Floods in Soweto too

by sandy on January 13, 2011

The flood waters raging through the small Lochyar Valley in Queensland, Australia, peeling and rolling cars away, as if they were feathers in a breeze are terrifying to behold. The amateur video below attests to this raw destructive power.

Equally so, the eerily empty city buildings of Brisbane with water covering the streets where there should be pedestrians and traffic, as shown in this video taken today.

Our hearts go out to the communities and their families, especially those who have lost loved ones or who wait anxiously for news of those that are missing. One of our own moderators Elizabeth, heavily pregnant, wrote yesterday to say to say they had been put on standby to evacuate, as Brisbane braced for these terrible floods.

What we also see are scores of emergency workers, both State (police, emergency services) and voluntary (Red Cross, the Salvos and other organisations), working tirelessly to minimise danger to life and assist in keeping people warm and fed, while their homes are ravaged by the flood waters.

We will see much more of that too, as Australia gets behind rebuilding a State where an area the size of France and Germany combined, is currently under fast flowing flood water.

Not in the news though, certainly not in Australia and I vouch elsewhere in the world are these recent floods in Soweto and other parts of rural South Africa.

These waters will have reduced tin, cardboard and plastic shacks to ruin.

The scale of the emergency workers as seen in Australia would not be mirrored here. No international support to rebuild the shacks and creches that will have been destroyed, although the people of the province of Gauteng were reported to have been generous in their support.

You must search itinerant sources, to find out about the rising death toll, unlike the Australian disaster which is major news around the world. While we, in Australia, wake to news of another death and mourn for those families, who will know other than their families, if anyone died here? Who was swept away, who is left to grieve?

But these people too are indomitable. They will wash and clean and scrub, with little organised support or personal means.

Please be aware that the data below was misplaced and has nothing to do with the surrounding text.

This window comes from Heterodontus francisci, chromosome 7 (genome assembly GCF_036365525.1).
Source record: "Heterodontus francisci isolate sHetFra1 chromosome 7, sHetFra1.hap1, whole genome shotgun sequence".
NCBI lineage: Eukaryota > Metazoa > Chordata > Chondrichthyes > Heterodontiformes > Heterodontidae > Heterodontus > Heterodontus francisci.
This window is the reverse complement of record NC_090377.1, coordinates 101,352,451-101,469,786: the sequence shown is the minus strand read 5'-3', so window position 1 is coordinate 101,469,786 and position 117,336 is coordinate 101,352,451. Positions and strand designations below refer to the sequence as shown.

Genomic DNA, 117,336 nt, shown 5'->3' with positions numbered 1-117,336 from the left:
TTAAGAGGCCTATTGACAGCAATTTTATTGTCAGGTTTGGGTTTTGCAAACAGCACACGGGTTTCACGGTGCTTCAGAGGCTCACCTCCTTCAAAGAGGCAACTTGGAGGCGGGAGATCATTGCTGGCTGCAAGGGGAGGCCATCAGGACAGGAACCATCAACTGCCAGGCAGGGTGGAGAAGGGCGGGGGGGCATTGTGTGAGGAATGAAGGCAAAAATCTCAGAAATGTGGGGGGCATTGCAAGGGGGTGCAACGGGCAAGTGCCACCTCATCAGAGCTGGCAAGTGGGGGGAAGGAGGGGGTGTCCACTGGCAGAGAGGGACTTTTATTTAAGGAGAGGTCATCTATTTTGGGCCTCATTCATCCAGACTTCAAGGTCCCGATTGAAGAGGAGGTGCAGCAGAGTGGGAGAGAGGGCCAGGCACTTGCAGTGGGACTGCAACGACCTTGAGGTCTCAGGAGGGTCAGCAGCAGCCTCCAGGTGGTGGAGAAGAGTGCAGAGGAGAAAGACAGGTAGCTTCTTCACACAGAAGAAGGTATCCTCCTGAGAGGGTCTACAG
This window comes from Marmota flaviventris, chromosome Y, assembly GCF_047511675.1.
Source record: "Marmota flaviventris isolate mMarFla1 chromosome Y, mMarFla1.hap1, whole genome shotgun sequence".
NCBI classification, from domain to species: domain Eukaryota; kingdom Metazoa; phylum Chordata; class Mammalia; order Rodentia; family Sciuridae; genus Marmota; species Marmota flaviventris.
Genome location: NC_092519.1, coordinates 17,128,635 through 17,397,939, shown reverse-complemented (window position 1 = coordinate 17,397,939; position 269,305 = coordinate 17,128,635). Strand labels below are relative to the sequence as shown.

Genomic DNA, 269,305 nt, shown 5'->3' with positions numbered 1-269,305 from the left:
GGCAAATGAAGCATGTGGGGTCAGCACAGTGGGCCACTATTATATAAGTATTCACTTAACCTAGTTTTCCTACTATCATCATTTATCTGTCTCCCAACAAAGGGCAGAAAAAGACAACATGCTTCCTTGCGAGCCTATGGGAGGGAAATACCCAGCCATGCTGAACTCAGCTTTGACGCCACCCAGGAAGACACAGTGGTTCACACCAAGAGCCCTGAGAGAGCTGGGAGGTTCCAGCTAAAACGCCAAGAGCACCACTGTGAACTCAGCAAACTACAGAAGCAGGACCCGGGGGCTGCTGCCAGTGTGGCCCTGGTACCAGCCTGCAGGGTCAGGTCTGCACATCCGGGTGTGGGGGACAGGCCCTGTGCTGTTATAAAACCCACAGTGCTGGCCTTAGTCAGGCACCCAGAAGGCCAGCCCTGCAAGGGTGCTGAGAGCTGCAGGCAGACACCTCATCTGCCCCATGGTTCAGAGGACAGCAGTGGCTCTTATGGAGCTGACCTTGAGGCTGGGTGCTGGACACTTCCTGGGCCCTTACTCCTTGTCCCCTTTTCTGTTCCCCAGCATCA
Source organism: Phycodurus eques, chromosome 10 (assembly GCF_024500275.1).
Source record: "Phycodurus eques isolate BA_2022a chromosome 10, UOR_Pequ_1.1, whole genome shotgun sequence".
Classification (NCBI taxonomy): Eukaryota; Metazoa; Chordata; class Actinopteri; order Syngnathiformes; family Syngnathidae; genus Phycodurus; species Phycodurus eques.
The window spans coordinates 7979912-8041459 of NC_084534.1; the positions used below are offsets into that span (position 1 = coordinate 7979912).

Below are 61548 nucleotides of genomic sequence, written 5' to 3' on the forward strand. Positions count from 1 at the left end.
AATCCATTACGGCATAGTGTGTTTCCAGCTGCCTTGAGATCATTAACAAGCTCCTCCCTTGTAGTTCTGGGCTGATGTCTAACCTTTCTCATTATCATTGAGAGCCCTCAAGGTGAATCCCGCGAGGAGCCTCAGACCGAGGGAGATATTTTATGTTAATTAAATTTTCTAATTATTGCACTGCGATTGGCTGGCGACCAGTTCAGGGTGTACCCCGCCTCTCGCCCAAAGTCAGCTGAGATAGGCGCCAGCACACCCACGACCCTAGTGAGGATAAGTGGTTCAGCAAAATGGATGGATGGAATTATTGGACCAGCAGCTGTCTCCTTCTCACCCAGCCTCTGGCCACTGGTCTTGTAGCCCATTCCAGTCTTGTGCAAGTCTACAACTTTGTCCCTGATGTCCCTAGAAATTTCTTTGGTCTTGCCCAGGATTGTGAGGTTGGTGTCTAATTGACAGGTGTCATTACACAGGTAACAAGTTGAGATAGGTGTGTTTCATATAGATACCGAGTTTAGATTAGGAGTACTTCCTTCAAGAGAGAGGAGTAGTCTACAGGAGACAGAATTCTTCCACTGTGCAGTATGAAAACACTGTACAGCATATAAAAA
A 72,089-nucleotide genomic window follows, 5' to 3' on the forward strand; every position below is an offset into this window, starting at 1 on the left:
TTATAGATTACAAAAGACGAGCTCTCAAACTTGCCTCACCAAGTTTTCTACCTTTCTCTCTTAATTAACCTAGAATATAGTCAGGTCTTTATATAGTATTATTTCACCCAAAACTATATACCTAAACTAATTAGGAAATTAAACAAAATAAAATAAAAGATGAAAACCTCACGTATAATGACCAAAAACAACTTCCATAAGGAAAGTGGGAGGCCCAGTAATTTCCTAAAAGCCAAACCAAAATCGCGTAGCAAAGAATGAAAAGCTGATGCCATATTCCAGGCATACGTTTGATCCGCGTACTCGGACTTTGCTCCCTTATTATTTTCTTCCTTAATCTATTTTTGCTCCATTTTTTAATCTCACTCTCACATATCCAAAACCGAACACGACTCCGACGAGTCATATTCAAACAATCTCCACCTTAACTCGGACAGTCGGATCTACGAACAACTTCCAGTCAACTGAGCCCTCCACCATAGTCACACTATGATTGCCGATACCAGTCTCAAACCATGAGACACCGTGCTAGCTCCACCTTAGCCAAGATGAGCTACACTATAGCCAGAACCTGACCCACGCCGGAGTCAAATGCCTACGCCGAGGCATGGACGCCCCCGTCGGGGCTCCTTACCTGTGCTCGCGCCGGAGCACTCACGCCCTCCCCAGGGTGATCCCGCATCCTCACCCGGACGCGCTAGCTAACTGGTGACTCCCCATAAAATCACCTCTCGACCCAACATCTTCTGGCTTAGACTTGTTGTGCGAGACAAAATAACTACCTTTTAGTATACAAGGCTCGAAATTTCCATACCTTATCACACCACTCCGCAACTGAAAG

Now more than ever, the children who live in near Klip River and Soweto, where these photographs were taken, need our support, as do their carers.

I hope that your stitching will take on an urgency as you understand the peril these children are exposed to on a daily basis, now made far worse by the capriciousness of mother nature.

Kliprivier is a normally trickling river, the banks on which the squatter camp served by Pam at Kliptown Community Centre is situated … So many of the children we saw there will have been massively affected by these floods.

{ 7 comments… read them below or add one }

Mzukisi January 13, 2011 at 10:00

The floods that affected Orlando West, and Kliptown in Dec 2010 received serious media attention in South Africa. The mayor of Johannesburg even visited the affected families in Soweto. No person died as a result of these floods.

Mary January 13, 2011 at 15:25

Thank you for posting this information – I hadn’t heard about the flooding in South Africa. I am sharing this story on facebook and twitter.

Kalai January 14, 2011 at 01:27

Heartbreaking. Housebreaking for everyone around the world who is suffering but especially for those with no support, insurance, financial aid, or family. So very sad.

Kalai January 14, 2011 at 01:28


Lynn January 14, 2011 at 15:40

This is really heartbreaking, my heart goes out to them. Thank you for making us aware of this devastation.

Julia January 14, 2011 at 23:28

I have seen the pictures of the floods in Australia and in South America but I have not seen anything about the floods in Soweto on the news in England.

Zanny January 27, 2011 at 21:42

Water in that volume simply has to cause total heartbreak and havoc in the lives of millions in the world involved in such a frightening and overpowering situation. I know ALL our hearts go out to ALL affected wherever they may be, and may they have the strength to overcome eventually the loss of dear ones and their homes. Those of us unaffected simply have no idea how lucky we are.

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